Representatives of the Russian and international media industries arrive in St. Petersburg for the first ever International Media Forum being hosted by the city until Oct. 10. With a variety of events on tap, including workshops, lectures and film screenings, the event plans to reemphasize the citys reputation as the countrys culture capital and as an emerging market and location for the visual arts.



Thursday, Oct. 2


The celebration of the bicentennial of the birth of Mikhail Lermontov continues with todays free exhibition in the citys Lermontov Library at 19 Liteiny Prospekt. Titled Under the Rustling Wings, the temporary exhibition will feature the costumes and scenery used in the 1917 production of Lermontovs play The Masquerade, which he wrote in 1835 when he was only 21 years old.



Friday, Oct. 3


Learn more about how to manage and evaluate employee performance during SPIBAs Human Resources Committee meeting this morning on Employee Assessment: Global and Local Trends. Starting at 9:30 a.m., the discussion will touch on such topics as the partnership between HR and business, reliable assessment strategies and more, with Tatiana Andrianova, the head of the SHL Russia and CIS branch in St. Petersburg, as the featured guest. Confirm your participation by Oct. 2 by emailing office@spiba.ru or calling 325 9091.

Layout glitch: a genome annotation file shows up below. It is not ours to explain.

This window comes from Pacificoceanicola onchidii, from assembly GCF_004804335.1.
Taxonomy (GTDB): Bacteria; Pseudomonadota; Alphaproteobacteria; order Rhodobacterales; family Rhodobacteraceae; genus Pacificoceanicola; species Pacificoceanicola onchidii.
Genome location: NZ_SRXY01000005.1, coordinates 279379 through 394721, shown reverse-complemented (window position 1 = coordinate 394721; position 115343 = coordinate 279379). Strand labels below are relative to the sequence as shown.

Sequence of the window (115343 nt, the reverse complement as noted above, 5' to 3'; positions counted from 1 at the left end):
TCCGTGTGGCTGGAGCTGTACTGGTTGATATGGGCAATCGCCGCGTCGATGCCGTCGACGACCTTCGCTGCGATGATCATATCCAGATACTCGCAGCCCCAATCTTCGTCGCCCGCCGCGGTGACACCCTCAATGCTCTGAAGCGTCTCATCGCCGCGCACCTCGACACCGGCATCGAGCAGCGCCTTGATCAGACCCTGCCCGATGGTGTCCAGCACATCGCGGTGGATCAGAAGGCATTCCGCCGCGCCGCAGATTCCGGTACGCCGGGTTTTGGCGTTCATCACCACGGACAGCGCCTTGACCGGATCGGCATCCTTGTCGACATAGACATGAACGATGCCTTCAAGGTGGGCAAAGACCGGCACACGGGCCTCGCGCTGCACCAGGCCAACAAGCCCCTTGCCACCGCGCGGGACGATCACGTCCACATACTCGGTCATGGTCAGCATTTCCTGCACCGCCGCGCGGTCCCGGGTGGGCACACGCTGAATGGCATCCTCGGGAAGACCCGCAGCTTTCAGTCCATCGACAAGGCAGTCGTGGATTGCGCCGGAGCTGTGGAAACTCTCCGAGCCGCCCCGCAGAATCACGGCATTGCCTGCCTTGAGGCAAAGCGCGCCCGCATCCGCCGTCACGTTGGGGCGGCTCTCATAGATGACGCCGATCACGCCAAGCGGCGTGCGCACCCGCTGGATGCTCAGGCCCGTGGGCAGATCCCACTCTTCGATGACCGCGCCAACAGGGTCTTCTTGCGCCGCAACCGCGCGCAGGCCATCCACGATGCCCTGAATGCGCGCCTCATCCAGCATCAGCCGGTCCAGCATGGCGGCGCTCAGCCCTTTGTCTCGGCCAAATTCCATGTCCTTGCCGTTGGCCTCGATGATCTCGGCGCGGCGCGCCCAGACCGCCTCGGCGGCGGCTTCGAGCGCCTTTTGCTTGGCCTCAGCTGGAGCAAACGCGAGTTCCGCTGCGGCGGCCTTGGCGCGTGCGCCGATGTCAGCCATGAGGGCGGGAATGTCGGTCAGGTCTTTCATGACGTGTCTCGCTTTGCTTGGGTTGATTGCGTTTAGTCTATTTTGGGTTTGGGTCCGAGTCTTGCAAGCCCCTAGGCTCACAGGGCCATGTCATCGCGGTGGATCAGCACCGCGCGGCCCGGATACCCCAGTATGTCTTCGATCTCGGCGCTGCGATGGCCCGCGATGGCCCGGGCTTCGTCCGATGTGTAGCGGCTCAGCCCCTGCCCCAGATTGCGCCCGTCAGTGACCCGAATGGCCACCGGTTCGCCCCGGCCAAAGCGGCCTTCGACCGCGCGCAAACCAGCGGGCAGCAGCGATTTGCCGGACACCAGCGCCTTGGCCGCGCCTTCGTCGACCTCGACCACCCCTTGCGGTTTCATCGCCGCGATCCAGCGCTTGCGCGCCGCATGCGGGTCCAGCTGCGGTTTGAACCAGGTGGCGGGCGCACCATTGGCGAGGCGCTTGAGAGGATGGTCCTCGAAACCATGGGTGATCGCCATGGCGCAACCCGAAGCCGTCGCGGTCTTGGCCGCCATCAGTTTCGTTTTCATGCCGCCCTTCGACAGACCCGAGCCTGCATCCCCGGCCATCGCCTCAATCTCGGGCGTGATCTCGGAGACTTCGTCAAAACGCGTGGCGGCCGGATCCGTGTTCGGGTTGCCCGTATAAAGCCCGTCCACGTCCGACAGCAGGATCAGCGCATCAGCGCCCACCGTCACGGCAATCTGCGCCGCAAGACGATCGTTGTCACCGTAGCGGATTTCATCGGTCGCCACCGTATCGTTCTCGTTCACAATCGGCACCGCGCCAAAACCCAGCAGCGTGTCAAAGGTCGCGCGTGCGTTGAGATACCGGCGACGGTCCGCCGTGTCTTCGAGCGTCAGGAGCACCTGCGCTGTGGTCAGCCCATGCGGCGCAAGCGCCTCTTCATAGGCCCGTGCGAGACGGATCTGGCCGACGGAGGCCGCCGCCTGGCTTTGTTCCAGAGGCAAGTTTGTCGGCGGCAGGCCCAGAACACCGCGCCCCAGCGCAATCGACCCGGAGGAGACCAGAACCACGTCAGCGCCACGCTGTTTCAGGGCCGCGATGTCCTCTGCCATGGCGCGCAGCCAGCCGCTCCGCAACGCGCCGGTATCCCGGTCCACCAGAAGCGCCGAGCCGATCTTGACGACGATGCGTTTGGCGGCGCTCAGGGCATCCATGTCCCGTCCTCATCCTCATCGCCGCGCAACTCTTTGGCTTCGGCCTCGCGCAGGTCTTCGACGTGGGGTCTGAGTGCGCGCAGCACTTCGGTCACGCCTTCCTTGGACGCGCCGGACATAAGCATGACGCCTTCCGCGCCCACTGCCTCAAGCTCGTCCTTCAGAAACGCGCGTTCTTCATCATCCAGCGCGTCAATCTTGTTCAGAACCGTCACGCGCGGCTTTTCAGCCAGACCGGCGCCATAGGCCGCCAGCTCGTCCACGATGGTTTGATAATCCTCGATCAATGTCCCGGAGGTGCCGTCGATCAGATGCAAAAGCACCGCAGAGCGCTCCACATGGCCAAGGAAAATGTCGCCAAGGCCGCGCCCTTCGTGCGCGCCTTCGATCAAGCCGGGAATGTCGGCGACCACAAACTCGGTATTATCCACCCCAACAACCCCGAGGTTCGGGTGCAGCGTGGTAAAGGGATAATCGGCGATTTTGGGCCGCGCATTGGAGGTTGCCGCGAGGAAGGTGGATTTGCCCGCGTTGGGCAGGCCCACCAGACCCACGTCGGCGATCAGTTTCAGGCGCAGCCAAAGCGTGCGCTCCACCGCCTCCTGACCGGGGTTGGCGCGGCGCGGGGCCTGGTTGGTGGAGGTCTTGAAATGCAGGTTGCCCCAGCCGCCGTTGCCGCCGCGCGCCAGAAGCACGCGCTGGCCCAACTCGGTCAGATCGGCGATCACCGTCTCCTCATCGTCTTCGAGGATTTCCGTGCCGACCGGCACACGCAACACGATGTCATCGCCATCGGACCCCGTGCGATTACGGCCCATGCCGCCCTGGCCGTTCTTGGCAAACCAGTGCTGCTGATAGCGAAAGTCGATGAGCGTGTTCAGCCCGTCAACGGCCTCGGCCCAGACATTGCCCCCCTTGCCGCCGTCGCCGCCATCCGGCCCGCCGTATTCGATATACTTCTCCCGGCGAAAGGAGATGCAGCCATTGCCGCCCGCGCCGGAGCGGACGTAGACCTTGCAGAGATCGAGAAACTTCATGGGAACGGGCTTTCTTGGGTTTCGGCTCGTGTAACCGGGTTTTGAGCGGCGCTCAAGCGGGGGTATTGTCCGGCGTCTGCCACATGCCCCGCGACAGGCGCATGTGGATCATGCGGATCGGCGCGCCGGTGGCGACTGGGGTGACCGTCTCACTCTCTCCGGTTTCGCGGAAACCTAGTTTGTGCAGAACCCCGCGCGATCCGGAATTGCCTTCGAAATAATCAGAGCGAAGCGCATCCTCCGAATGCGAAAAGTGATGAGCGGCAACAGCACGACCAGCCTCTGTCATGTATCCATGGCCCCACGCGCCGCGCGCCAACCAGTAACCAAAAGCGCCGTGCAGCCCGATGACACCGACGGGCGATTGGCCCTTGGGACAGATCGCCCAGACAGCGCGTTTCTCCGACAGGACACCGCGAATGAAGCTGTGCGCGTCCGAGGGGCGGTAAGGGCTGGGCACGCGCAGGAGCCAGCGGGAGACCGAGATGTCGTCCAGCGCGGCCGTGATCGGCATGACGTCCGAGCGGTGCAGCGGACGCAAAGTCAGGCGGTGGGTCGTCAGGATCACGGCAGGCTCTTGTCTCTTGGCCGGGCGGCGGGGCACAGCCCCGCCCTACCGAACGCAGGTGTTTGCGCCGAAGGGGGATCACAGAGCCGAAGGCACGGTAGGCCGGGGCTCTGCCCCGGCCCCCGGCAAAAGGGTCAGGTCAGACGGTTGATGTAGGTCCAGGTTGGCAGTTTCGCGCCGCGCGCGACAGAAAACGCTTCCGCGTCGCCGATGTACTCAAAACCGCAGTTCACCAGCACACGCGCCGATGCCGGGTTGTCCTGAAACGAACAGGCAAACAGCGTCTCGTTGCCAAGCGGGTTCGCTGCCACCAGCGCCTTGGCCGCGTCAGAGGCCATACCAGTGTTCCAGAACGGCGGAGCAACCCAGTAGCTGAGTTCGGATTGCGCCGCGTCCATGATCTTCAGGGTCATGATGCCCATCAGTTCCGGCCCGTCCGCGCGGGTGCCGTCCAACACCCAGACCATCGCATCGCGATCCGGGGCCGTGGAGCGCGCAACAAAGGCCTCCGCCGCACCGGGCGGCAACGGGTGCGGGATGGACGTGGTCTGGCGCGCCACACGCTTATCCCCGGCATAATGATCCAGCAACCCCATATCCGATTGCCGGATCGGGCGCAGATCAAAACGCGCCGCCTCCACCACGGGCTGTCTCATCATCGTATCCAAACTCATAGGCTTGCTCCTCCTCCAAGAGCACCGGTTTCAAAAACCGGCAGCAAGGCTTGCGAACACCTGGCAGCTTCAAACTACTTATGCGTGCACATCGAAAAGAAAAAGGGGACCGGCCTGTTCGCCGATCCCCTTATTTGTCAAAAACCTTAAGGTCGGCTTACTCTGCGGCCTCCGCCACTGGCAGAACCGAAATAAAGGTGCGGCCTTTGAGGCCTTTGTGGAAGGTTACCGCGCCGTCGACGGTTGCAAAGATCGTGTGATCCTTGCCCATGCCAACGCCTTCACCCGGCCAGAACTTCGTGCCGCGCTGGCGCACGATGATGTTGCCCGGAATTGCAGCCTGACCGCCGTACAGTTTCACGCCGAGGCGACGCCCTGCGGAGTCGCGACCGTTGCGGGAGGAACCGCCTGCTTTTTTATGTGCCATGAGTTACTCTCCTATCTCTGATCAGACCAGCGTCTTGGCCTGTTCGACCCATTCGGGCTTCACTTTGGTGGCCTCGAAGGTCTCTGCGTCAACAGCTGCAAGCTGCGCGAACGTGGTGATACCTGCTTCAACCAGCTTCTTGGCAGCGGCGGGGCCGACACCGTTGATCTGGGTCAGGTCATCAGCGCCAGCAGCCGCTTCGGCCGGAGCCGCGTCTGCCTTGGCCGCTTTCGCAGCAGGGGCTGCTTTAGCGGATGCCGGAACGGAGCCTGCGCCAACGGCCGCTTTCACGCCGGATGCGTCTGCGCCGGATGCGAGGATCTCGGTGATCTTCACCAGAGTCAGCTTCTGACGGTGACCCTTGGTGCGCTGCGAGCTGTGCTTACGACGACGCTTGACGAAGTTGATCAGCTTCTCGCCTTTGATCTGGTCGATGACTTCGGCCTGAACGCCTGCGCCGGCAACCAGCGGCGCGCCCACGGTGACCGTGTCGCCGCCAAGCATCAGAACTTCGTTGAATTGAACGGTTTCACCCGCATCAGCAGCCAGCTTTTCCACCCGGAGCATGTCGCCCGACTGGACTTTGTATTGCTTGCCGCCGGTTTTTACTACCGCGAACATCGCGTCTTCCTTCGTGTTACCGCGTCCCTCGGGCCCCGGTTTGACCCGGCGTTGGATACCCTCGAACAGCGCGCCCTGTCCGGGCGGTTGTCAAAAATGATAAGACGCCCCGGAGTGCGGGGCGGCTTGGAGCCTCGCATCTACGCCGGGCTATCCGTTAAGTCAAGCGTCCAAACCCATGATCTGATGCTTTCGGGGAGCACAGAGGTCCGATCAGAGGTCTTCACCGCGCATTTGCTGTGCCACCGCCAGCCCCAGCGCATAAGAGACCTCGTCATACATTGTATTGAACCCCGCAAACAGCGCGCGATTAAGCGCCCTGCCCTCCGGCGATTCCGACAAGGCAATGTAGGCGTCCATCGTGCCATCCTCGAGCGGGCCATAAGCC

AmChams Procurement Committee Meeting is at 9 a.m. this morning in their office in the New St. Isaac Office Center on Ulitsa Yakubovicha.



Saturday, Oct. 4


Wine and cheese lovers will get their chance to revel during Scandinavia Country Club and Spas Wine Market Weekend. Going on today and tomorrow, wining diners can listen to live music, take part in culinary classes and, of course, sample a variety of fine wines from around the world. The cost of admission is 400 rubles ($10.30) for adults and 200 rubles ($5.15) for children.



Sunday, Oct. 5


Look for the latest fall fashions at the Autumn Market today in Freedom Anticafe at 7 Kazanskaya Ulitsa. The minimarket plans to offer clothes more flattering than the puffy jackets that are a staple of the citys cold-weather fashion, while offering the same amount of protection from the biting winds blowing off of the Baltic.



Monday, Oct. 6


SKA St. Petersburg, the citys KHL affiliate, welcomes Slovakian club HC Slovan in a match-up tonight at the Ice Palace near the Prospekt Bolshevikov metro station. The puck drops at 7:30 p.m. and tickets can be purchased on the clubs website or in person at either the arenas box office or the clubs merchandise store on Nevsky Prospekt.



Tuesday, Oct. 7


Learn more about Russias energy industry at the St. Petersburg Energy Forum that begins today and runs through Oct. 10. Attracting industry experts and political and business representatives, the forum plans to welcome more than 350 plus companies and their representatives to discuss the future of Russias largest economic sector.